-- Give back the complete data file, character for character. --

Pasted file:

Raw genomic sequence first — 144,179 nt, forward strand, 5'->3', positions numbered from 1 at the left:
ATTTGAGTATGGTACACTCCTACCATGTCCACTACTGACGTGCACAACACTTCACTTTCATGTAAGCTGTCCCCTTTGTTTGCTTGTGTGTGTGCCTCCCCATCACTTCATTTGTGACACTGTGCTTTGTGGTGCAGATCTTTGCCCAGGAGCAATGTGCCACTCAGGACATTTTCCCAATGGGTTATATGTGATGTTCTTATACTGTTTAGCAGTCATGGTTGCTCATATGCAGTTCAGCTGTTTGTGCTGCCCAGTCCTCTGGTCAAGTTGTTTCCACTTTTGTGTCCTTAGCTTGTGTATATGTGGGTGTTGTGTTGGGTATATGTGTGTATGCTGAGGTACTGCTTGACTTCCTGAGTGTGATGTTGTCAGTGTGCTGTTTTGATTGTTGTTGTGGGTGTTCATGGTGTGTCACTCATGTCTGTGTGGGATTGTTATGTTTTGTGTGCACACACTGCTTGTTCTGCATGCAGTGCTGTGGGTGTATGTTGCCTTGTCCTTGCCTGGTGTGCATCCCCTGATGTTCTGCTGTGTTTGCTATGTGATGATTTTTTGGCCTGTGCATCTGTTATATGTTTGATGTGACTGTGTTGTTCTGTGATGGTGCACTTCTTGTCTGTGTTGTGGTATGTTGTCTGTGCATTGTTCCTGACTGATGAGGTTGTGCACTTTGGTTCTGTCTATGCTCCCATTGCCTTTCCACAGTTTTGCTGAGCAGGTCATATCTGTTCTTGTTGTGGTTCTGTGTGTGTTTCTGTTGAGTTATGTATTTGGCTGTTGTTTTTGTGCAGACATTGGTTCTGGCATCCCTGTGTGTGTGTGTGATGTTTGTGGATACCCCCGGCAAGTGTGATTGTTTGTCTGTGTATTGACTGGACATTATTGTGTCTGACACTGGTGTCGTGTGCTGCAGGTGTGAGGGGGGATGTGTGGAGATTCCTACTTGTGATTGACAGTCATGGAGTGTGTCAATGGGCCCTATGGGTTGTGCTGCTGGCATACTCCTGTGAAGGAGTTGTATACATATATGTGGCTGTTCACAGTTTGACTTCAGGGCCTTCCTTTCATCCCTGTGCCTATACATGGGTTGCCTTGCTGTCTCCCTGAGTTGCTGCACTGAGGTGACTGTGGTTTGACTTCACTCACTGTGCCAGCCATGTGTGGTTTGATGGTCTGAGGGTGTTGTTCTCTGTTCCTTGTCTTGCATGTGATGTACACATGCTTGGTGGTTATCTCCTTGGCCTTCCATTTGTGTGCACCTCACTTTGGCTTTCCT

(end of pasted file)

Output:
Raw genomic sequence first — 144,179 nt, forward strand, 5'->3', positions numbered from 1 at the left:
ATTTGAGTATGGTACACTCCTACCATGTCCACTACTGACGTGCACAACACTTCACTTTCATGTAAGCTGTCCCCTTTGTTTGCTTGTGTGTGTGCCTCCCCATCACTTCATTTGTGACACTGTGCTTTGTGGTGCAGATCTTTGCCCAGGAGCAATGTGCCACTCAGGACATTTTCCCAATGGGTTATATGTGATGTTCTTATACTGTTTAGCAGTCATGGTTGCTCATATGCAGTTCAGCTGTTTGTGCTGCCCAGTCCTCTGGTCAAGTTGTTTCCACTTTTGTGTCCTTAGCTTGTGTATATGTGGGTGTTGTGTTGGGTATATGTGTGTATGCTGAGGTACTGCTTGACTTCCTGAGTGTGATGTTGTCAGTGTGCTGTTTTGATTGTTGTTGTGGGTGTTCATGGTGTGTCACTCATGTCTGTGTGGGATTGTTATGTTTTGTGTGCACACACTGCTTGTTCTGCATGCAGTGCTGTGGGTGTATGTTGCCTTGTCCTTGCCTGGTGTGCATCCCCTGATGTTCTGCTGTGTTTGCTATGTGATGATTTTTTGGCCTGTGCATCTGTTATATGTTTGATGTGACTGTGTTGTTCTGTGATGGTGCACTTCTTGTCTGTGTTGTGGTATGTTGTCTGTGCATTGTTCCTGACTGATGAGGTTGTGCACTTTGGTTCTGTCTATGCTCCCATTGCCTTTCCACAGTTTTGCTGAGCAGGTCATATCTGTTCTTGTTGTGGTTCTGTGTGTGTTTCTGTTGAGTTATGTATTTGGCTGTTGTTTTTGTGCAGACATTGGTTCTGGCATCCCTGTGTGTGTGTGTGATGTTTGTGGATACCCCCGGCAAGTGTGATTGTTTGTCTGTGTATTGACTGGACATTATTGTGTCTGACACTGGTGTCGTGTGCTGCAGGTGTGAGGGGGGATGTGTGGAGATTCCTACTTGTGATTGACAGTCATGGAGTGTGTCAATGGGCCCTATGGGTTGTGCTGCTGGCATACTCCTGTGAAGGAGTTGTATACATATATGTGGCTGTTCACAGTTTGACTTCAGGGCCTTCCTTTCATCCCTGTGCCTATACATGGGTTGCCTTGCTGTCTCCCTGAGTTGCTGCACTGAGGTGACTGTGGTTTGACTTCACTCACTGTGCCAGCCATGTGTGGTTTGATGGTCTGAGGGTGTTGTTCTCTGTTCCTTGTCTTGCATGTGATGTACACATGCTTGGTGGTTATCTCCTTGGCCTTCCATTTGTGTGCACCTCACTTTGGCTTTCCT